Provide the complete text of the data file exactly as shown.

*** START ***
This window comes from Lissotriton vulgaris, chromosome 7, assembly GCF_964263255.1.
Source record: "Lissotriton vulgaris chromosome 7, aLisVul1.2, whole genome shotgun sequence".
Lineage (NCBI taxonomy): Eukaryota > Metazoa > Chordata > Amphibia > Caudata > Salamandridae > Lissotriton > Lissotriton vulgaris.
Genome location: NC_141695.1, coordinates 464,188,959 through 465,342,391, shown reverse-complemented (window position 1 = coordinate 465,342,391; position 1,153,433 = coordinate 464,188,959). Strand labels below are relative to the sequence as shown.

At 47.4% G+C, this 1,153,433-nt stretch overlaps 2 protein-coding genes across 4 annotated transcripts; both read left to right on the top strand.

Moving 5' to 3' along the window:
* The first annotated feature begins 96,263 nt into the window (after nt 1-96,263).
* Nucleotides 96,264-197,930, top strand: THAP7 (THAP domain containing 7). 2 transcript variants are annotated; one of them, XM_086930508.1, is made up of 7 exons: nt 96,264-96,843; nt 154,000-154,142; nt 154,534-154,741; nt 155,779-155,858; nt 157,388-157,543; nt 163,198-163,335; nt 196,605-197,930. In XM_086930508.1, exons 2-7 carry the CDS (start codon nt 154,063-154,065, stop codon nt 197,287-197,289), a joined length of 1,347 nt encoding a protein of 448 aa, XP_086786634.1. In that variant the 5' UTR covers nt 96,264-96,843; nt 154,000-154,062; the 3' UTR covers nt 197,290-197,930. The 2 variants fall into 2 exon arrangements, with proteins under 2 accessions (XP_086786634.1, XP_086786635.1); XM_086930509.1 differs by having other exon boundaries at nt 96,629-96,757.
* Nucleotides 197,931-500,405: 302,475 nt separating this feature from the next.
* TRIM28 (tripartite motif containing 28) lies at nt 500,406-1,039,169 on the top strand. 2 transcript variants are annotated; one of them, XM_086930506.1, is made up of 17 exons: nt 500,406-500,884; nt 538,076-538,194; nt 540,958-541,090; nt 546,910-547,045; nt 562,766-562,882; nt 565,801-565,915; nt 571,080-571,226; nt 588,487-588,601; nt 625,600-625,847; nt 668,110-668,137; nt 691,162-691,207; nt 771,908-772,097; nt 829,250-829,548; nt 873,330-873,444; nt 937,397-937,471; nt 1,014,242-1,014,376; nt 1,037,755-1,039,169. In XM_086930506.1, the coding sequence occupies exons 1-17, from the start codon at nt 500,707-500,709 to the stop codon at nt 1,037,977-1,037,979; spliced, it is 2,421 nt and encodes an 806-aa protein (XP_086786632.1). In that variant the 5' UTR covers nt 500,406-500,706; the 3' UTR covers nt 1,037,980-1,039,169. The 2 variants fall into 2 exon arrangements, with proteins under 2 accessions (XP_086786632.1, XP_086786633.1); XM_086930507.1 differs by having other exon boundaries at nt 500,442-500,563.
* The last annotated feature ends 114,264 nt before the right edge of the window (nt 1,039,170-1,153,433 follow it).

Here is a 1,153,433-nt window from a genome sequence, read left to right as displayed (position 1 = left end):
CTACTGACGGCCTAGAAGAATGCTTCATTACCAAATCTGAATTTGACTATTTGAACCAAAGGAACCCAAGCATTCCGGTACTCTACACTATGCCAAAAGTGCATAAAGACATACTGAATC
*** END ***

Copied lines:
This window comes from Lissotriton vulgaris, chromosome 7, assembly GCF_964263255.1.
Source record: "Lissotriton vulgaris chromosome 7, aLisVul1.2, whole genome shotgun sequence".
Lineage (NCBI taxonomy): Eukaryota > Metazoa > Chordata > Amphibia > Caudata > Salamandridae > Lissotriton > Lissotriton vulgaris.
Genome location: NC_141695.1, coordinates 464,188,959 through 465,342,391, shown reverse-complemented (window position 1 = coordinate 465,342,391; position 1,153,433 = coordinate 464,188,959). Strand labels below are relative to the sequence as shown.

At 47.4% G+C, this 1,153,433-nt stretch overlaps 2 protein-coding genes across 4 annotated transcripts; both read left to right on the top strand.

Moving 5' to 3' along the window:
* The first annotated feature begins 96,263 nt into the window (after nt 1-96,263).
* Nucleotides 96,264-197,930, top strand: THAP7 (THAP domain containing 7). 2 transcript variants are annotated; one of them, XM_086930508.1, is made up of 7 exons: nt 96,264-96,843; nt 154,000-154,142; nt 154,534-154,741; nt 155,779-155,858; nt 157,388-157,543; nt 163,198-163,335; nt 196,605-197,930. In XM_086930508.1, exons 2-7 carry the CDS (start codon nt 154,063-154,065, stop codon nt 197,287-197,289), a joined length of 1,347 nt encoding a protein of 448 aa, XP_086786634.1. In that variant the 5' UTR covers nt 96,264-96,843; nt 154,000-154,062; the 3' UTR covers nt 197,290-197,930. The 2 variants fall into 2 exon arrangements, with proteins under 2 accessions (XP_086786634.1, XP_086786635.1); XM_086930509.1 differs by having other exon boundaries at nt 96,629-96,757.
* Nucleotides 197,931-500,405: 302,475 nt separating this feature from the next.
* TRIM28 (tripartite motif containing 28) lies at nt 500,406-1,039,169 on the top strand. 2 transcript variants are annotated; one of them, XM_086930506.1, is made up of 17 exons: nt 500,406-500,884; nt 538,076-538,194; nt 540,958-541,090; nt 546,910-547,045; nt 562,766-562,882; nt 565,801-565,915; nt 571,080-571,226; nt 588,487-588,601; nt 625,600-625,847; nt 668,110-668,137; nt 691,162-691,207; nt 771,908-772,097; nt 829,250-829,548; nt 873,330-873,444; nt 937,397-937,471; nt 1,014,242-1,014,376; nt 1,037,755-1,039,169. In XM_086930506.1, the coding sequence occupies exons 1-17, from the start codon at nt 500,707-500,709 to the stop codon at nt 1,037,977-1,037,979; spliced, it is 2,421 nt and encodes an 806-aa protein (XP_086786632.1). In that variant the 5' UTR covers nt 500,406-500,706; the 3' UTR covers nt 1,037,980-1,039,169. The 2 variants fall into 2 exon arrangements, with proteins under 2 accessions (XP_086786632.1, XP_086786633.1); XM_086930507.1 differs by having other exon boundaries at nt 500,442-500,563.
* The last annotated feature ends 114,264 nt before the right edge of the window (nt 1,039,170-1,153,433 follow it).

Here is a 1,153,433-nt window from a genome sequence, read left to right as displayed (position 1 = left end):
CTACTGACGGCCTAGAAGAATGCTTCATTACCAAATCTGAATTTGACTATTTGAACCAAAGGAACCCAAGCATTCCGGTACTCTACACTATGCCAAAAGTGCATAAAGACATACTGAATC